Platinum-based chemotherapy treatments are the mainstay treatment for many types of cancer.
Yet, alongside their effective potency in killing cancer cells, these therapies have well-recognised drawbacks that not only limit the ability for the treatment to kill cancer cells but can also cause patients to stop their cancer treatment altogether.
It’s a ‘Catch 22’ in oncology that presents a triple-edged unmet clinical need: how can we design a drug that minimises severe toxic side effects for patients and overcomes drug resistance, without compromising its ability to kill cancer cells?
Perhaps the most recognised drawback of platinum-based chemotherapy is the severe toxic side effects suffered by cancer patients as they undergo treatment.
Platinum-based therapies have a poor therapeutic ratio, meaning there is little difference between a toxic dose and an efficacious dose.
In addition to this is the poor specificity of platinum-based chemotherapy, which means the drug damages or kills both cancerous cells and healthy cells in the body. The damage done to healthy cells and tissues is what causes the severe toxic side effects widely known to be synonymous with chemotherapy.
This indiscriminate toxic effect of platinum-based drugs is why doses of chemotherapy must be limited when treating patients, as a dose that is too high would cause lethal harm to the patient, yet on the other hand too low a dose won’t be efficacious enough to kill cancerous cells.
Among major systemic toxicities with platinum-based therapy is the dose-limiting side effect of neurotoxicity, which describes altered or disrupted activity of the nervous system. Neurotoxicity can lead to a host of severe symptoms including vision loss, limb paralysis and reduced cognitive function, and is associated with the widely used oncology drug oxaliplatin.
Other common and well-known side effects of platinum-based chemotherapy include nausea, vomiting, diarrhoea, stomatitis (inflammation of mouth and lips) pain, mucositis (painful inflammation and ulceration of mucous membranes lining the digestive tract), alopecia (hair loss), anorexia (loss of appetite), cachexia (loss of skeletal muscle mass), asthenia (lack of energy/fatigue), anaphylaxis, cytopenia’s (low levels of various blood cells), ototoxicity, hepatotoxicity and cardiotoxicity.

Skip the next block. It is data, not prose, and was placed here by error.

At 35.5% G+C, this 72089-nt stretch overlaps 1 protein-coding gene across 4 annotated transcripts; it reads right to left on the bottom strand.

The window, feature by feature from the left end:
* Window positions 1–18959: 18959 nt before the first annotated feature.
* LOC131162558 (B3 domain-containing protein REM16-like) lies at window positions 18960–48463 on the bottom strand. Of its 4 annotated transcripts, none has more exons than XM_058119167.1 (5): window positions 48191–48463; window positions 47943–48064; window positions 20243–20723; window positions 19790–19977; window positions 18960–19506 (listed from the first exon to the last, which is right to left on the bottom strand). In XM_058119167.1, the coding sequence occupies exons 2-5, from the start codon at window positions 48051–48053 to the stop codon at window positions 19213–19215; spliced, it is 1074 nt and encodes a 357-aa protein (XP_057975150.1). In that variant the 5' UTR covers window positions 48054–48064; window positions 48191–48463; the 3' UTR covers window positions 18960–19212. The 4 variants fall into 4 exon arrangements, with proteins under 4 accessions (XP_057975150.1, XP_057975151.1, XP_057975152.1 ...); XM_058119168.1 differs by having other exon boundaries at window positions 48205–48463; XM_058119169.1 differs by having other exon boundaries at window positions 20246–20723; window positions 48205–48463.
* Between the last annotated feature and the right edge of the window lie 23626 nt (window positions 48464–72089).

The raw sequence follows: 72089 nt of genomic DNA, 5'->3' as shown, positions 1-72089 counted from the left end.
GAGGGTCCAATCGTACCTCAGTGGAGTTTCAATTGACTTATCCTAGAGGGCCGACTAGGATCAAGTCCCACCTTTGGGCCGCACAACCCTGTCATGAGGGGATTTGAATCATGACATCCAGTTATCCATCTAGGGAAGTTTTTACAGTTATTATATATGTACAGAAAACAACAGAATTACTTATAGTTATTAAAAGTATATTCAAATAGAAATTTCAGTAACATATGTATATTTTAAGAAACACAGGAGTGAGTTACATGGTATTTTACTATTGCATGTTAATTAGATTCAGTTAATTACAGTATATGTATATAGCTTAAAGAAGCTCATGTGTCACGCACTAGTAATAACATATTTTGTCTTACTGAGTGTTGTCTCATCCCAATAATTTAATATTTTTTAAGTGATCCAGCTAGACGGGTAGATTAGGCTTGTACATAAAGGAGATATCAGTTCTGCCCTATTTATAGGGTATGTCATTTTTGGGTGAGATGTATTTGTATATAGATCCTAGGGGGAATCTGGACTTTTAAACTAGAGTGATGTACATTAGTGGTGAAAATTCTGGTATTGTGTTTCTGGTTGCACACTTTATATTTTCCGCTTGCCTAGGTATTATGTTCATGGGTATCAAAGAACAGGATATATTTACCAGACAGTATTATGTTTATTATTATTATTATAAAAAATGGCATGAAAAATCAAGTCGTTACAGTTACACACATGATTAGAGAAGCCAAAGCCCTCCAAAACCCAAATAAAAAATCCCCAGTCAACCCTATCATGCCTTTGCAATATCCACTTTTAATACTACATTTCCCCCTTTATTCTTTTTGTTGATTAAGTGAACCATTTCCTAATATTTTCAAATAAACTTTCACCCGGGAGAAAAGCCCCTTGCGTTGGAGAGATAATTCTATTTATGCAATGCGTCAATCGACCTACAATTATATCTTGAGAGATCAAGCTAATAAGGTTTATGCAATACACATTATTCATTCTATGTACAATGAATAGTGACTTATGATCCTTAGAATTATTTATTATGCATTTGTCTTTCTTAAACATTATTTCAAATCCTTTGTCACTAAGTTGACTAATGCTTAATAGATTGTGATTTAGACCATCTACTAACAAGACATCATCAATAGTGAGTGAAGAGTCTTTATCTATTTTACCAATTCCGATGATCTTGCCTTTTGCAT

While patients experiencing these side effects are extensively monitored and can be treated with other therapeutic agents, the toll these side effects can take on the patient’s overall health may require discontinuing their platinum-based chemotherapy altogether. This is the heartbreaking reality for oncologists in their treatment decisions for their patients; the delicate weighing of whether the tumour or the treatment is putting the patient most at risk of death.
When doses of platinum-based chemotherapy must be limited to preserve the safety of the patient, this unfortunately contributes to another key challenge: platinum drug resistance.
Another complicating factor in treating many types of cancer is that cancer cells have the ability to develop a resistance to platinum-based drugs, which eventually renders the platinum-based therapy ineffective, resulting in treatment failure and subsequent cancer related death.
Drug resistance in general is a common clinical problem, impacting the effectiveness of many oncology agents in treating many types of cancers. Tumours have an inherent ability to evolve after exposure to the drug therapy. This is an unfortunate dilemma since the therapeutic process destroying cancerous cells can result in eventual drug resistance. This is why a combination of different drugs are typically used to combat the drug resistance of certain types of cancer.
An example of drug resistance significantly impacting the efficacy of cancer treatment can be seen in ovarian cancer patients, for whom platinum resistance is a particularly limiting factor. This resistance typically occurs when there is tumour progression during or within six months of completing an initial platinum-based therapy treatment. When the disease is at an advanced stage, 80-90% of women with ovarian cancer will develop platinum resistance, which means platinum-based chemotherapy becomes ineffective, even if the patient showed promising results during initial treatment. For these patients, there is very little hope for survival.